With a staggered start, Courtney grabbed the lead, but he was soon overtaken by Hanlan. The American sculler began rowing erratically, his boat running down the lane markers. Courtney then started back down the course too soon, without having reached the turning stake. Hanlan overtook the American with ease. Courtney later claimed he had suffered heat stroke. In dismay, American reporters pocketed their stubby pencils and shuffled home.
In Hanlan and Courtney, the press had found its perfect story: The plucky little Canadian, dubbed “Mighty Ned,” versus the powerful American eagle.
One more race would make Hanlan world champion.
On November 15, 1880, the Boy in Blue found himself on the Thames River in England, the centre of the rowing universe. Hanlan’s opponent was Edward Trickett, a powerful six-foot-five-inch Australian.
Before the race, Trickett’s trainers had publicly mocked Hanlan, infuriating the Canadian. Hanlan in turn vowed to embarrass his opponent — and he was as good as his word.
Several times during the race Hanlan built a lead, then stopped rowing, allowing Trickett to catch up, only to sprint ahead again. At one point, Hanlan appeared to collapse. The scene is described by writer Frank Cosentino in the book The Canadians — Ned Hanlan:
“He had slumped forward, his oars drifting his boat slowing down under the burden of his weight and drag of the oars.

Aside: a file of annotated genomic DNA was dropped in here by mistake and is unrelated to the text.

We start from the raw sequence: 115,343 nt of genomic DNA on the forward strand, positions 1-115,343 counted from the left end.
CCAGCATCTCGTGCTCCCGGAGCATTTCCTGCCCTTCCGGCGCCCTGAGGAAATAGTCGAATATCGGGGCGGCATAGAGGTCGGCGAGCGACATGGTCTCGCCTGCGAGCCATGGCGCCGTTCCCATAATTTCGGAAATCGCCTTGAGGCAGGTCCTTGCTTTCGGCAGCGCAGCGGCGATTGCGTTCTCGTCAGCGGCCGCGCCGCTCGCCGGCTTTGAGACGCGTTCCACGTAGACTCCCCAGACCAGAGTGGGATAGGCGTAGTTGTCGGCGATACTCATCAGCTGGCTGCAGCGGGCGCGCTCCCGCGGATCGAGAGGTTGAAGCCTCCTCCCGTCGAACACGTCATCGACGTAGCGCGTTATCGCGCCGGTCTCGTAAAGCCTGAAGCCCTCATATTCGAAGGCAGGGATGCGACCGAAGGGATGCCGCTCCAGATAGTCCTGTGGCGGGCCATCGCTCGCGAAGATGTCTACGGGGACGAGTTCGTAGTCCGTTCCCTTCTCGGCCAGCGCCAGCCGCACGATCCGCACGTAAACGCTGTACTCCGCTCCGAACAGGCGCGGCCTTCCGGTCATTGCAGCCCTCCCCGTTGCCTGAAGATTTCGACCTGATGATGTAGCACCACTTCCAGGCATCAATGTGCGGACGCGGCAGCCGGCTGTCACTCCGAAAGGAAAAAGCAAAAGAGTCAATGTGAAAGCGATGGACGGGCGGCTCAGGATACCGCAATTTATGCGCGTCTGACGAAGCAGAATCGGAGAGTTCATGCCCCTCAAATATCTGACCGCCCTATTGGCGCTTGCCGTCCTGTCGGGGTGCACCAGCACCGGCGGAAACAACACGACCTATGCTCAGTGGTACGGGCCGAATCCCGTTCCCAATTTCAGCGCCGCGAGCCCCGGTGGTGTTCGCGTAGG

Trickett turned to see his competitor and, filled with new hope, began to pull harder.... As Trickett pulled even with Hanlan, he cast a glance over to the motionless challenger. At that moment, Hanlan raised his head and flashed a smile at the champion. Trickett was shattered.
Hanlan gave a wave to the crowd and pulled away once more...”
Trickett fared worse in a rematch held two years later. Hanlan pulled the same stunts; he even crossed the finish line, rowed back to pull alongside Trickett, and raced to the finish line again, effectively beating him twice in the same race.
Hanlan’s victories captured the imagination of the world. Canada’s Parliament paused to praise his successes. Theatres and operas stopped, and even the London and New York stock exchanges halted momentarily to celebrate his achievements. And a hundred years later, in 1980, Canada Post would put out a stamp commemorating Hanlaris world championship achievement Hanlan held the world title for four years.
Then, on August 16, 1884, Australian William Beach, a two-hundred-pound blacksmith, defeated the twenty-nine-year-old Hanlan on the Paramatta River in Sydney, Australia.
In the Dictionary of Canadian Biography, Bruce Kidd writes: “Hanlan’s friends put the blame for the loss on a second bout with typhoid, the debilitating effects of almost eight months of foreign travel, and a near collision during the race with a chartered steamer, but the muscular blacksmith was an exceptional opponent. Unlike Hanlan’s other challengers, Beach had mastered the use of the sliding seat; he also outweighed the defending champion by fifty pounds. Hanlan stayed another seven months for a rematch, but Beach beat him then, and again in 1887.”